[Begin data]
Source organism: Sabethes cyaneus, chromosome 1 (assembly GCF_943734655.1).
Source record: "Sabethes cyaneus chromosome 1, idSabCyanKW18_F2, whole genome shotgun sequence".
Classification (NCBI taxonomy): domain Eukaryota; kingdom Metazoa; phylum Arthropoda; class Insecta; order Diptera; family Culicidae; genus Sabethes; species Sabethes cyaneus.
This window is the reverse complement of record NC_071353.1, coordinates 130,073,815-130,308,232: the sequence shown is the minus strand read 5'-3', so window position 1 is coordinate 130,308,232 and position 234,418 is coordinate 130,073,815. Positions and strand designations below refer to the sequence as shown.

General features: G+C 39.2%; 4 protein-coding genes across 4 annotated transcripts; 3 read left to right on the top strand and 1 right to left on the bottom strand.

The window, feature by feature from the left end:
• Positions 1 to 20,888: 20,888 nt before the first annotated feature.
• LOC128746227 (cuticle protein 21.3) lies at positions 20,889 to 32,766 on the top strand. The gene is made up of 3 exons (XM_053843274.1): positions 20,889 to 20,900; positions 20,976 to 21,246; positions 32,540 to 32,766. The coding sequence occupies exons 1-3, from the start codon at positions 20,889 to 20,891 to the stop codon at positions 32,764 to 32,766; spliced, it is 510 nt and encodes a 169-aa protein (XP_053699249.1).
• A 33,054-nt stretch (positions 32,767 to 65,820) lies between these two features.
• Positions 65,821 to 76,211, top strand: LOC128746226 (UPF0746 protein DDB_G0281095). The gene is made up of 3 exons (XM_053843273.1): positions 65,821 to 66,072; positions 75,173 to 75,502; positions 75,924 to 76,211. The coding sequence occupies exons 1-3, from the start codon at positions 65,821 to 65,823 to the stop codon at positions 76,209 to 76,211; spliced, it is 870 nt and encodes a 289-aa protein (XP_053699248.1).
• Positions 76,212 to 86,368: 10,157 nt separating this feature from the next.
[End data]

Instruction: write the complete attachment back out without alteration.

Source organism: Sabethes cyaneus, chromosome 1 (assembly GCF_943734655.1).
Source record: "Sabethes cyaneus chromosome 1, idSabCyanKW18_F2, whole genome shotgun sequence".
Classification (NCBI taxonomy): domain Eukaryota; kingdom Metazoa; phylum Arthropoda; class Insecta; order Diptera; family Culicidae; genus Sabethes; species Sabethes cyaneus.
This window is the reverse complement of record NC_071353.1, coordinates 130,073,815-130,308,232: the sequence shown is the minus strand read 5'-3', so window position 1 is coordinate 130,308,232 and position 234,418 is coordinate 130,073,815. Positions and strand designations below refer to the sequence as shown.

General features: G+C 39.2%; 4 protein-coding genes across 4 annotated transcripts; 3 read left to right on the top strand and 1 right to left on the bottom strand.

The window, feature by feature from the left end:
• Positions 1 to 20,888: 20,888 nt before the first annotated feature.
• LOC128746227 (cuticle protein 21.3) lies at positions 20,889 to 32,766 on the top strand. The gene is made up of 3 exons (XM_053843274.1): positions 20,889 to 20,900; positions 20,976 to 21,246; positions 32,540 to 32,766. The coding sequence occupies exons 1-3, from the start codon at positions 20,889 to 20,891 to the stop codon at positions 32,764 to 32,766; spliced, it is 510 nt and encodes a 169-aa protein (XP_053699249.1).
• A 33,054-nt stretch (positions 32,767 to 65,820) lies between these two features.
• Positions 65,821 to 76,211, top strand: LOC128746226 (UPF0746 protein DDB_G0281095). The gene is made up of 3 exons (XM_053843273.1): positions 65,821 to 66,072; positions 75,173 to 75,502; positions 75,924 to 76,211. The coding sequence occupies exons 1-3, from the start codon at positions 65,821 to 65,823 to the stop codon at positions 76,209 to 76,211; spliced, it is 870 nt and encodes a 289-aa protein (XP_053699248.1).
• Positions 76,212 to 86,368: 10,157 nt separating this feature from the next.